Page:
5. Implementing an integrated management system for forest ecosystems producing wild mushrooms in the Valdorba district. Rural sustainable development project in the Valdorba district.
  6. The Alba-Ter Consortium: a commitment to territorial cohesion, economic development and sustainability basin of the River Ter from the local initiative
  7. Enlarged Community Rehabilitation Project.
  8. Poverty reduction among women through vocational training and micro- financing programme.

AUT594/2004-Vienna Buys Ecologically, Austria

The population of Austria is 8.1 million (UN, 2003) with GNI per capita at US $23,860 (World Bank, 2002). Austria regards environmental protection as a matter of prime social importance and at the same time as a topic of economic significance. Austria has worked hard to promote of environmentally favorable investments is governed by the Promotion of Ecological Activities Act.

The project "Vienna Buys Ecologically" was launched in 1998 with the objective of promoting long-term ecologically minded procurement at the city administration and its enterprises. To date, this innovative and unique initiative has considerably assisted city administration to increase their procurement proportion of organic and other ecological products. For example, the share of organic products at the Vienna’s public hospitals has reached 30 percent, all baked and dairy products, with the exception of cheese, are 100% organic; and organic farmers deliver most of the beef.

The City of Vienna annually procures a variety of products, goods and services worth more than 5 billion EURO, ranging from textiles, detergents, office material, furniture, construction material and building contracts to a full range of janitors’ services. Buying in such bulk means that the city is far better able to control quality and characteristics of products than any retail customer. It has always relied on its market power to purchase a maximum of environmentally friendly products.

To convince authorities as well as the public to enter into environmentally friendly behaviour, "Vienna Buys Ecologically" embarked on a vast awareness campaign, which included the development of informational materials and catalogues of ecological criteria on almost everything required at the City Administration. The catalogues proved instrumental in simplifying and standardizing planning procedures and tendering of services at the city administration and making them more transparent.

"Vienna Buys Ecologically" provides information on other ecological products and services such as on energy efficiency and environmental friendly architecture (low energy light bulbs, building construction projects can actually generated savings). A wide range of pilot projects were started to illustrate the fact that ecological alternatives are feasible and economically efficient. The catalogues of criteria were made available on the internet.

"Vienna Buys Ecologically" received a major boost last summer when the Mayor of Vienna, during a press conference, endorsed a general commitment to this new approach. "Vienna Buys Ecologically" has been receiving international recognition regularly since. Last year the EU commissioned a film on the project’s activities as an example for ecological procurement in Europe.

The program fully meets the basic criteria of impact, partnership and sustainability as well as the additional considerations of leadership and community empowerment, and innovation within local context and transferability.

DEU053/2004-ufaFabrik : International Centre for Culture & Ecology Berlin, Germany

Germany has a population of 82.5 million (UN, 2003) with a GNI per capita: US $22,740 (World Bank, 2002). In 1978 a 6-week environmental festival organized by ufaFabrik founders inspired the Fabrik group to find a place to demonstrate their ideas. In 1979 the intergenerational community of people and projects moved into the abandoned studio grounds of the former Ufa-Film Company in West Berlin, to begin working with partners and the City on the conversion of this area.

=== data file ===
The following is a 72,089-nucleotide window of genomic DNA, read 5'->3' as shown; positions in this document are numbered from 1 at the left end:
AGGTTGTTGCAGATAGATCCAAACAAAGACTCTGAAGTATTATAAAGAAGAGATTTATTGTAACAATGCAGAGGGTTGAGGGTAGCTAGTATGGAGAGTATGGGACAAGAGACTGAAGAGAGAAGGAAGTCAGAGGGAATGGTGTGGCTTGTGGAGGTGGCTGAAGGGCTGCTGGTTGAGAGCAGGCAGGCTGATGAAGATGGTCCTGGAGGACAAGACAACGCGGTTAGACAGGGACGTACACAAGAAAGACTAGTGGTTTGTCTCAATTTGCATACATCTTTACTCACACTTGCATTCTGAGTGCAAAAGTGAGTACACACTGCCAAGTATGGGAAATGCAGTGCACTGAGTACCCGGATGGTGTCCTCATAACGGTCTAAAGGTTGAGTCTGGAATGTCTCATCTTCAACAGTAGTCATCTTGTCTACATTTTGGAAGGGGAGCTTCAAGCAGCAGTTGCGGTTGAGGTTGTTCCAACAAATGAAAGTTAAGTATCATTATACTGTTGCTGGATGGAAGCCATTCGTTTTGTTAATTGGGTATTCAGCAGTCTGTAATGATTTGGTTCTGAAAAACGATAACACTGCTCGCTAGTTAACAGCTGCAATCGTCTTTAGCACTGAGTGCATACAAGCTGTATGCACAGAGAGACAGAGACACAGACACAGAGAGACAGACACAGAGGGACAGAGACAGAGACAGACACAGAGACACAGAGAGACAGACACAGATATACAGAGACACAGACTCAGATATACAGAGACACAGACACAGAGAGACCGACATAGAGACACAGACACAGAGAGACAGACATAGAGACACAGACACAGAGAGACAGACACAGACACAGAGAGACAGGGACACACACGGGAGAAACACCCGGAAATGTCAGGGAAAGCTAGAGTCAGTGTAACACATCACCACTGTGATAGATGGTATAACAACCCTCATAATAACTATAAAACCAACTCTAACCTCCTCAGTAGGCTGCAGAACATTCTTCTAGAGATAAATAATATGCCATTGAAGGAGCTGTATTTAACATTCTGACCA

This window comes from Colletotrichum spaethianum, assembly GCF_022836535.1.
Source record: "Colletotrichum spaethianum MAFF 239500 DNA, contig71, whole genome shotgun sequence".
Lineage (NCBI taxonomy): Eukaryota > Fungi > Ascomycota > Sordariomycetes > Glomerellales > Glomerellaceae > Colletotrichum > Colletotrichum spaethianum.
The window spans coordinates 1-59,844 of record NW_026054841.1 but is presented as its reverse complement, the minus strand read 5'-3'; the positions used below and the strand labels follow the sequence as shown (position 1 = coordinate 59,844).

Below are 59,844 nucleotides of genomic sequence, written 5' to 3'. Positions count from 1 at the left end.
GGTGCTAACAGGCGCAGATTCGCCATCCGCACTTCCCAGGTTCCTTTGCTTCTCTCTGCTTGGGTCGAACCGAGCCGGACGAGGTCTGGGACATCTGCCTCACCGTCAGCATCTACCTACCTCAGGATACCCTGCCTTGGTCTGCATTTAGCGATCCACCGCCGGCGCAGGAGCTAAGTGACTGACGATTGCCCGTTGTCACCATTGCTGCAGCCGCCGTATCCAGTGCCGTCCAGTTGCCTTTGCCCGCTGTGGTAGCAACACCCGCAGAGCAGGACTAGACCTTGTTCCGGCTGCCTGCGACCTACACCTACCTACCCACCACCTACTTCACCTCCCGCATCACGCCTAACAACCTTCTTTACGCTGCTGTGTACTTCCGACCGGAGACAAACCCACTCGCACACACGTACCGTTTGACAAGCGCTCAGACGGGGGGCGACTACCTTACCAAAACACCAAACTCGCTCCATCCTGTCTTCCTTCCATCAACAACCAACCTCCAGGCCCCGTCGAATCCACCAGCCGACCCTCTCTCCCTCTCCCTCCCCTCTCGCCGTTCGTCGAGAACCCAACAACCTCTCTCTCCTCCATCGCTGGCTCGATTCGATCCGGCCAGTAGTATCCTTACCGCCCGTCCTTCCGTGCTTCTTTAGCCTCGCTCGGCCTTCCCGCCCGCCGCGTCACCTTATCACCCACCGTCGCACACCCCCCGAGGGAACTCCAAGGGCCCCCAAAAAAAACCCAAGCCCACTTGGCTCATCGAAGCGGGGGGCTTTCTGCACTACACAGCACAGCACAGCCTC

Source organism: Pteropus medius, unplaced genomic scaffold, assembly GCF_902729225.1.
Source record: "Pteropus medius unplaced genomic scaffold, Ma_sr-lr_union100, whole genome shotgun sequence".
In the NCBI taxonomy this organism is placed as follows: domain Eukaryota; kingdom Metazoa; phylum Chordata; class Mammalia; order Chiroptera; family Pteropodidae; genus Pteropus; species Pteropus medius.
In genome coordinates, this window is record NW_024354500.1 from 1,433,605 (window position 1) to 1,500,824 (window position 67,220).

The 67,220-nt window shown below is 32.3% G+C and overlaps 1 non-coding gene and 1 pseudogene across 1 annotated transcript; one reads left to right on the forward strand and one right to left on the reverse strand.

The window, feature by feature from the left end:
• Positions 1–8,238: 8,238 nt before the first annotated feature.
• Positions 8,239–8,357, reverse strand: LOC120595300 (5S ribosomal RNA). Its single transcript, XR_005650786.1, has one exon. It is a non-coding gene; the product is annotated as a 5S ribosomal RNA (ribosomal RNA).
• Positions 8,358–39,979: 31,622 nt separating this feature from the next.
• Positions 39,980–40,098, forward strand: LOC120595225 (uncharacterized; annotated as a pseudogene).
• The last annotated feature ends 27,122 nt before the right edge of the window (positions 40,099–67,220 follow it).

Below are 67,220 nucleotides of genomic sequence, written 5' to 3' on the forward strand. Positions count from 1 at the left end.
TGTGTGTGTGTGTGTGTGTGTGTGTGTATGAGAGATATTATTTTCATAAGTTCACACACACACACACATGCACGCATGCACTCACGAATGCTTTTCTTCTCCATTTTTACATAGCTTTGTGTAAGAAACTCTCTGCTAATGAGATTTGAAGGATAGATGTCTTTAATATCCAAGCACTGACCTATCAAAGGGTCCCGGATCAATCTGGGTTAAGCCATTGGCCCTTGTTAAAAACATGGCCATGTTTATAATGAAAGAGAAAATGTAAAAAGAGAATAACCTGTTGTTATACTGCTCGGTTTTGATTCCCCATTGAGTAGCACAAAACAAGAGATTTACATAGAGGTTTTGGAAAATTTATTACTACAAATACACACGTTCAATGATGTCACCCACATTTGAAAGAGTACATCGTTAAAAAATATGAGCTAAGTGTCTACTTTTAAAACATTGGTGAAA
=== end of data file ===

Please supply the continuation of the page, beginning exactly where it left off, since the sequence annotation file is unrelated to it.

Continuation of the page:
ufaFabrik centre started immediately with sustainable community development where a broad range of initiatives are carried out, ranging from capacity building, training of co-operative, jobs creation, gender inclusion, youth and single young mothers, immigrants, unemployed, disadvantaged people, environmental concern etc. ufaFabrik has also became an international centre for arts & culture, entertainments which involving and inspiring many thousands of people each year.

Eco-project initiatives include: cogeneration & renewable energy production, substantial solar & wind energy systems, local re-use of rainwater, the greening and ecological renewal of buildings, and other environmental practices. Eco-technologies are explained to the public through an eco-exhibition, information panels, and regular tours, workshops, seminars and conferences.

Through the ufaFabrik, a greater understanding for self-help projects has evolved. Many ufaFabrik projects have served as pioneers and helped to open up new possibilities and creativities among people and communities, both locally and internationally. Job creation and training programs have been tested and shared with partners and the public. Many of the ufaFabrik´s environmental technologies have been mainstreamed since their experimental implementation at the ufaFabrik (co-generation, solar energy, rainwater use, roof-greening, etc).

UfaFabrik people and organisations have evolved as complements to local institutions, bringing creativity and sensitivity to social, cultural, and ecological problems and issues, and strengthening local capacities. The ufaFabrik has helped tens of thousands of people over the decades to see the possibilities for non-violence and personal action, for self-help projects, and for participatory culture and ecology.

The ufaFabrik practices gender and social equality, offering space and assistance to all social groups and classes. The ufaFabrik is known as a leading center for ecological projects, including everything from solar and wind energy to the re-use of rain and wastewater, to ecological renovation and the greening of buildings and roofs.